For me, the most interesting item in the whole exhibition is Stockwell’s “Money Dress” in the Cabinet of Curiosities space. It’s a Victorian-style garment made entirely out of world currencies, which on the one hand it’s quite easy to read – textile, money, Empire. But Stockwell’s text on the piece suggest this wasn’t her original – or at least, only – intention for the piece. In the notes, she explains that ‘the piece is based on the idea of female territory and power being enabled by economic independence‘. It’s through a feminist lens that the notes for this dress have been chosen and arranged, with those featuring female figureheads defining the trimmings. The rest of the dress is fabricated from currency featuring male leaders, their faces turned in.
Lots to talk about there, but there’s something which seems a little jarring about this simple wish for female empowerment here. “Money Dress” stands facing an echo of “Armada” in shopping baskets – one of which is filled with bobbins of thread. Together with “Sail Away”, Stockwell’s small boats made of money and maps (originally exhibited in Tate Modern’s Turbine Hall), the central role commerce – and fashion’s place in that – has played in the development of international relations is made plain.
So it seems surprising that the dress’ intentions to claim ‘female territory’ don’t really seem to question at whose expense that comes. Women might not have been able to be independent economic actors in the colonial structure, but that’s a far cry from saying they weren’t complicit, that they didn’t benefit from its bounties. Would the missions of Catherine Routledge – the explorer upon whom the style is apparently based – been possible if she didn’t come from a society who saw cataloguing the world as their right? Meanwhile, sitting at the foot of the dress is a Sowei mask. Though beautiful, the forces of history – the forces which made dresses with this quantity of fabric possible – have stripped the mask of its ritual, ceremonial and social power. If there’s meant to be an equivalency of power dynamics here, it’s a false one. This apparent blind spot is surprising in a collection of work which otherwise feels like it has a good awareness of these issues – and in which textile has been a pivotal symbol.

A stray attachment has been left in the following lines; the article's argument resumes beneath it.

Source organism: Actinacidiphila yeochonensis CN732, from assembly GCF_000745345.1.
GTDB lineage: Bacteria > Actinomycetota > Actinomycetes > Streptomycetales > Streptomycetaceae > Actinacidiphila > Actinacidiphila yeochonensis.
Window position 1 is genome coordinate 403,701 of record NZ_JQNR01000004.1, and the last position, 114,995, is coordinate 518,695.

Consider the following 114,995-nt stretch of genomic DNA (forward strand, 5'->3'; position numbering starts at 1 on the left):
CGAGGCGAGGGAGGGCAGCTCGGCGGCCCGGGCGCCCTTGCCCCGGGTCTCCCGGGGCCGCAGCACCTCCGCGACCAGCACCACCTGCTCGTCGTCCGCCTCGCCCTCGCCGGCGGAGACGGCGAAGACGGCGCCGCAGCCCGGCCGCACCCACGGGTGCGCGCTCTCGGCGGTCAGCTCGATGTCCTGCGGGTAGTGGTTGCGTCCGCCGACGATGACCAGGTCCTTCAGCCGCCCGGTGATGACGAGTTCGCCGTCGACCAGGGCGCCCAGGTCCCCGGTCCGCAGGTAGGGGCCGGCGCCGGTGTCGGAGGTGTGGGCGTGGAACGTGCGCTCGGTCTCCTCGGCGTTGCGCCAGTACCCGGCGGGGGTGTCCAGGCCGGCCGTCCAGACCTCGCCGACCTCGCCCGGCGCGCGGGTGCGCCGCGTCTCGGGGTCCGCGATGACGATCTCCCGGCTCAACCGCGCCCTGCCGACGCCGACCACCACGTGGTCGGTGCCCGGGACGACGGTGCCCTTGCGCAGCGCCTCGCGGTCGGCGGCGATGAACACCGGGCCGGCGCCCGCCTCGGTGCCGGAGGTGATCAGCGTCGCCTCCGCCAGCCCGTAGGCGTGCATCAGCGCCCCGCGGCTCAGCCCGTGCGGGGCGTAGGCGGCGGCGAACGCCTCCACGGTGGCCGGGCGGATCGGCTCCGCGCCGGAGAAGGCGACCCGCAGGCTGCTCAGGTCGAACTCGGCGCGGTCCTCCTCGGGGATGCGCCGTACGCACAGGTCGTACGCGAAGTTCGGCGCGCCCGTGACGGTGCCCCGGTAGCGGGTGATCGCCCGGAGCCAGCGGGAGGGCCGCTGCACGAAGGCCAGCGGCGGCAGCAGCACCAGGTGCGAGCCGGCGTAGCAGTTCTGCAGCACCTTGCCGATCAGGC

On the other hand, the dialogue it raises about the ubiquity of the colonial system, and in who’s name it was undertaken, is the richest and most complex in all of Hidden Histories, Untold Stories. And that is what this exhibition does very well: asks questions without necessarily making judgements. It confronts history authentically: raising awareness of all its varied threads which have become woven into this museum, and this town, without forcing us into an opinion. It offers enough for those invested in the issue of decolonisation plenty to consider, whilst being open enough to let a wider audience into the conversation.
All images courtesy of Warrington Museum & Art Gallery (C) Jonathan Turner
1: Warrington Museum & Art Gallery have blogs about these specific pieces and the Benin story here and here. This New York Times article is also a very good look at the controversial history of the pieces.